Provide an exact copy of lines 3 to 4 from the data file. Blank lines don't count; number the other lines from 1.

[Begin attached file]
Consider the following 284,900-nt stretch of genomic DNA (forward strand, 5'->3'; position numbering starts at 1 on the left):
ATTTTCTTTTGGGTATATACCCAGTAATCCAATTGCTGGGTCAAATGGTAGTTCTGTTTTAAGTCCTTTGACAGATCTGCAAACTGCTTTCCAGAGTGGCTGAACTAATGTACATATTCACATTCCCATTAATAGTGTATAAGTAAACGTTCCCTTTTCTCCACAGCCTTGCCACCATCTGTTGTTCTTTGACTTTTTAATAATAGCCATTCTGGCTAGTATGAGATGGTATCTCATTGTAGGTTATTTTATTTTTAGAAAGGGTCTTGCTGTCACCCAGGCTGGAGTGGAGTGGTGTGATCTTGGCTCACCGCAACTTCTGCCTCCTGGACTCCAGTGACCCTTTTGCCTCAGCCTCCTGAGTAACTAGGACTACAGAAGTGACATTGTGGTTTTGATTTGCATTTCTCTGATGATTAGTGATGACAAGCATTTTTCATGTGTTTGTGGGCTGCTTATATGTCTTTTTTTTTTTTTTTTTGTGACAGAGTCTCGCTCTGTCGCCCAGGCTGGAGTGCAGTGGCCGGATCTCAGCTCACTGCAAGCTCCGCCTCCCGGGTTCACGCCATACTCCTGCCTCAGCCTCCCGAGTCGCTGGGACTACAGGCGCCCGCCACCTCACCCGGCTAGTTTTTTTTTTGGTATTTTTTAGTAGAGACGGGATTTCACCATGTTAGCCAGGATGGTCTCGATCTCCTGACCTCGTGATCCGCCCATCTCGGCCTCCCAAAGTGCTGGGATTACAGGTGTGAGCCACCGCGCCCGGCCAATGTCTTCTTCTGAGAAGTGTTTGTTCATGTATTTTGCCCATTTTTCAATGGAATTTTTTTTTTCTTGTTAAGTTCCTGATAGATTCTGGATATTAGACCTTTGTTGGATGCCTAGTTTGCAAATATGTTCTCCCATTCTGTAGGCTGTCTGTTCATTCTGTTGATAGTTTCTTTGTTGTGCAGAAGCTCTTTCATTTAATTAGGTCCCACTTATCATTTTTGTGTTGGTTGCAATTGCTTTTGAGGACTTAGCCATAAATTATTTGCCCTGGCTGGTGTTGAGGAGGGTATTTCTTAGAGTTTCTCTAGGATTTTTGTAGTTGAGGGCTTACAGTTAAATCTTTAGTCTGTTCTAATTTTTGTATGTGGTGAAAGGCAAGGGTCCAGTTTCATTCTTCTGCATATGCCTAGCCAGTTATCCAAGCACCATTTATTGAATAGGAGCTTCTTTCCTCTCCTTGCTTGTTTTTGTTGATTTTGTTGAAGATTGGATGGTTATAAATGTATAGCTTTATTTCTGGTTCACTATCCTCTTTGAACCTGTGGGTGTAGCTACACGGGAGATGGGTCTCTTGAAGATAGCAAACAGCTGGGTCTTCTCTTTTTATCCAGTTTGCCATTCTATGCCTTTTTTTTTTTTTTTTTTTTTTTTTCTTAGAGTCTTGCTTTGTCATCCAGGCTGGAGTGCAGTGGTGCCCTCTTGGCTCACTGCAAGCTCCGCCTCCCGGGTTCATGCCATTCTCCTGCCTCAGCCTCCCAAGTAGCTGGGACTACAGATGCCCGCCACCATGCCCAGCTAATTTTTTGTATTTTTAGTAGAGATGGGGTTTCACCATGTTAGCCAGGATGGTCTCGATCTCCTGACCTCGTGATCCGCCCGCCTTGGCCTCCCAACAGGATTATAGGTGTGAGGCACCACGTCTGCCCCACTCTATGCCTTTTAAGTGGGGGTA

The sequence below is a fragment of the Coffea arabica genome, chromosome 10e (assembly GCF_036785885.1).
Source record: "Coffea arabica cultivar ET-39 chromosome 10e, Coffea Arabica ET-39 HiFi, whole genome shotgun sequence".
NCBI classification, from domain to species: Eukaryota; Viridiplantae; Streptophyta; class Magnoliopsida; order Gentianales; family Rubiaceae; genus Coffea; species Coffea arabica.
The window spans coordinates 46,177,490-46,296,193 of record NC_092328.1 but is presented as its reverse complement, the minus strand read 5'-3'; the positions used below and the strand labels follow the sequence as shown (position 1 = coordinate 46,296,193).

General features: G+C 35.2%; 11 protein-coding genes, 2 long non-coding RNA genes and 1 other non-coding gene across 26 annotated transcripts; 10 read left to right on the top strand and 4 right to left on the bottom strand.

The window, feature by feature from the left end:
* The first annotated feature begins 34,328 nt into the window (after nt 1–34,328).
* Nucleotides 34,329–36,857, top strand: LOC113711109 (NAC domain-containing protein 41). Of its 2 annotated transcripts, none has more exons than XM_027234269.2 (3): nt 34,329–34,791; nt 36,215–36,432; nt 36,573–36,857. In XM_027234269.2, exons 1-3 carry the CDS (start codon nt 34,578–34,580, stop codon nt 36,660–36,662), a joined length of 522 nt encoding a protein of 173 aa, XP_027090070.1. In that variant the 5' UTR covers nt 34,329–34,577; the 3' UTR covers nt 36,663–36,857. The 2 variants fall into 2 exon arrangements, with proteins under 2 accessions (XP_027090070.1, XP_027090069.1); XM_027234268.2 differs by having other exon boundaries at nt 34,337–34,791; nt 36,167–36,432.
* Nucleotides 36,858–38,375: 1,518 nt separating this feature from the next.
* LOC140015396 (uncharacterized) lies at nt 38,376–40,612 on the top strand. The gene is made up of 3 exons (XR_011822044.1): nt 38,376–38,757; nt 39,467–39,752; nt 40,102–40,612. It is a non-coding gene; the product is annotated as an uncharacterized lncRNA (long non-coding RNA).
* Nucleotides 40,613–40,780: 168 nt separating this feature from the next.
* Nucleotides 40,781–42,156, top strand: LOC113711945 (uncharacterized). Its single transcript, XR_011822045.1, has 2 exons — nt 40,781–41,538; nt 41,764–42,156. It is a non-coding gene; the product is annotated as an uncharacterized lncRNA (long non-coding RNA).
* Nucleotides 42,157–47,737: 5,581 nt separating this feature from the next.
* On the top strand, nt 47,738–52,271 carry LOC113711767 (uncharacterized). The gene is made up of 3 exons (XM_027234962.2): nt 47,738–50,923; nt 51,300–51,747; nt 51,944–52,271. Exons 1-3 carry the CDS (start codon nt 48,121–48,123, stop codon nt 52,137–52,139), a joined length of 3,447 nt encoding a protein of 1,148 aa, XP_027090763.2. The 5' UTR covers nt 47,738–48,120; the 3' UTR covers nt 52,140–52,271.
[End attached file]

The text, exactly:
The sequence below is a fragment of the Coffea arabica genome, chromosome 10e (assembly GCF_036785885.1).
Source record: "Coffea arabica cultivar ET-39 chromosome 10e, Coffea Arabica ET-39 HiFi, whole genome shotgun sequence".